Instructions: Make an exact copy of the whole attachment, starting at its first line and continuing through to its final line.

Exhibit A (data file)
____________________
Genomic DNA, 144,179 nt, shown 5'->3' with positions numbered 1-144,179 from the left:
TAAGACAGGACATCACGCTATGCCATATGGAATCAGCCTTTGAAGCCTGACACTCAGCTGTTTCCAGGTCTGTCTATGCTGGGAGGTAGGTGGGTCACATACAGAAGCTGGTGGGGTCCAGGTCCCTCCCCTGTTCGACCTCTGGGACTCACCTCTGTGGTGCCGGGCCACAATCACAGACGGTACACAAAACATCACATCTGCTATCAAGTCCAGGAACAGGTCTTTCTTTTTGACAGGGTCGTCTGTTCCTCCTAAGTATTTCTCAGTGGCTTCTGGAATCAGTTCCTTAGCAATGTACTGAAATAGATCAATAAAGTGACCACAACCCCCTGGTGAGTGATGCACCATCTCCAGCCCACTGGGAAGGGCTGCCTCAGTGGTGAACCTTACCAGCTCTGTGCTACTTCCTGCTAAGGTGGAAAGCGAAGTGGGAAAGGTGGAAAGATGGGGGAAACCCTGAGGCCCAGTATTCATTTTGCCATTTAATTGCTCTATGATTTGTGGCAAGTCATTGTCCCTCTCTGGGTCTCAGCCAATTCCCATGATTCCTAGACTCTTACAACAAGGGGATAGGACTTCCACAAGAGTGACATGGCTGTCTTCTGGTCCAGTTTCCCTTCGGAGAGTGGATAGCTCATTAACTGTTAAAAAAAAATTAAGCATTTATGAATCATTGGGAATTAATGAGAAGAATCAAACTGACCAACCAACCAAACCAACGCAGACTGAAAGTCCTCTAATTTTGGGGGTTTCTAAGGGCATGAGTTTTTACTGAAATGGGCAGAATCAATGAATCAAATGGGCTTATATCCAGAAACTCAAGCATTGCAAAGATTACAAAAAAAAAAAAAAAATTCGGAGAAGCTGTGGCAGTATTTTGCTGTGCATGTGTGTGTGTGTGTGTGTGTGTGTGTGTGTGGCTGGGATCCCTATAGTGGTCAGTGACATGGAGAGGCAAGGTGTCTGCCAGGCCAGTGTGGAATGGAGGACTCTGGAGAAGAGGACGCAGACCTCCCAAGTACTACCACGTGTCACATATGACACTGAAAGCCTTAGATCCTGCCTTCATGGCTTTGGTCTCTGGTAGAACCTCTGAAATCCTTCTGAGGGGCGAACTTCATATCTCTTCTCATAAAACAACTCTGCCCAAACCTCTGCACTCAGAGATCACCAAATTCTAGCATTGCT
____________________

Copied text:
Genomic DNA, 144,179 nt, shown 5'->3' with positions numbered 1-144,179 from the left:
TAAGACAGGACATCACGCTATGCCATATGGAATCAGCCTTTGAAGCCTGACACTCAGCTGTTTCCAGGTCTGTCTATGCTGGGAGGTAGGTGGGTCACATACAGAAGCTGGTGGGGTCCAGGTCCCTCCCCTGTTCGACCTCTGGGACTCACCTCTGTGGTGCCGGGCCACAATCACAGACGGTACACAAAACATCACATCTGCTATCAAGTCCAGGAACAGGTCTTTCTTTTTGACAGGGTCGTCTGTTCCTCCTAAGTATTTCTCAGTGGCTTCTGGAATCAGTTCCTTAGCAATGTACTGAAATAGATCAATAAAGTGACCACAACCCCCTGGTGAGTGATGCACCATCTCCAGCCCACTGGGAAGGGCTGCCTCAGTGGTGAACCTTACCAGCTCTGTGCTACTTCCTGCTAAGGTGGAAAGCGAAGTGGGAAAGGTGGAAAGATGGGGGAAACCCTGAGGCCCAGTATTCATTTTGCCATTTAATTGCTCTATGATTTGTGGCAAGTCATTGTCCCTCTCTGGGTCTCAGCCAATTCCCATGATTCCTAGACTCTTACAACAAGGGGATAGGACTTCCACAAGAGTGACATGGCTGTCTTCTGGTCCAGTTTCCCTTCGGAGAGTGGATAGCTCATTAACTGTTAAAAAAAAATTAAGCATTTATGAATCATTGGGAATTAATGAGAAGAATCAAACTGACCAACCAACCAAACCAACGCAGACTGAAAGTCCTCTAATTTTGGGGGTTTCTAAGGGCATGAGTTTTTACTGAAATGGGCAGAATCAATGAATCAAATGGGCTTATATCCAGAAACTCAAGCATTGCAAAGATTACAAAAAAAAAAAAAAAATTCGGAGAAGCTGTGGCAGTATTTTGCTGTGCATGTGTGTGTGTGTGTGTGTGTGTGTGTGTGTGGCTGGGATCCCTATAGTGGTCAGTGACATGGAGAGGCAAGGTGTCTGCCAGGCCAGTGTGGAATGGAGGACTCTGGAGAAGAGGACGCAGACCTCCCAAGTACTACCACGTGTCACATATGACACTGAAAGCCTTAGATCCTGCCTTCATGGCTTTGGTCTCTGGTAGAACCTCTGAAATCCTTCTGAGGGGCGAACTTCATATCTCTTCTCATAAAACAACTCTGCCCAAACCTCTGCACTCAGAGATCACCAAATTCTAGCATTGCT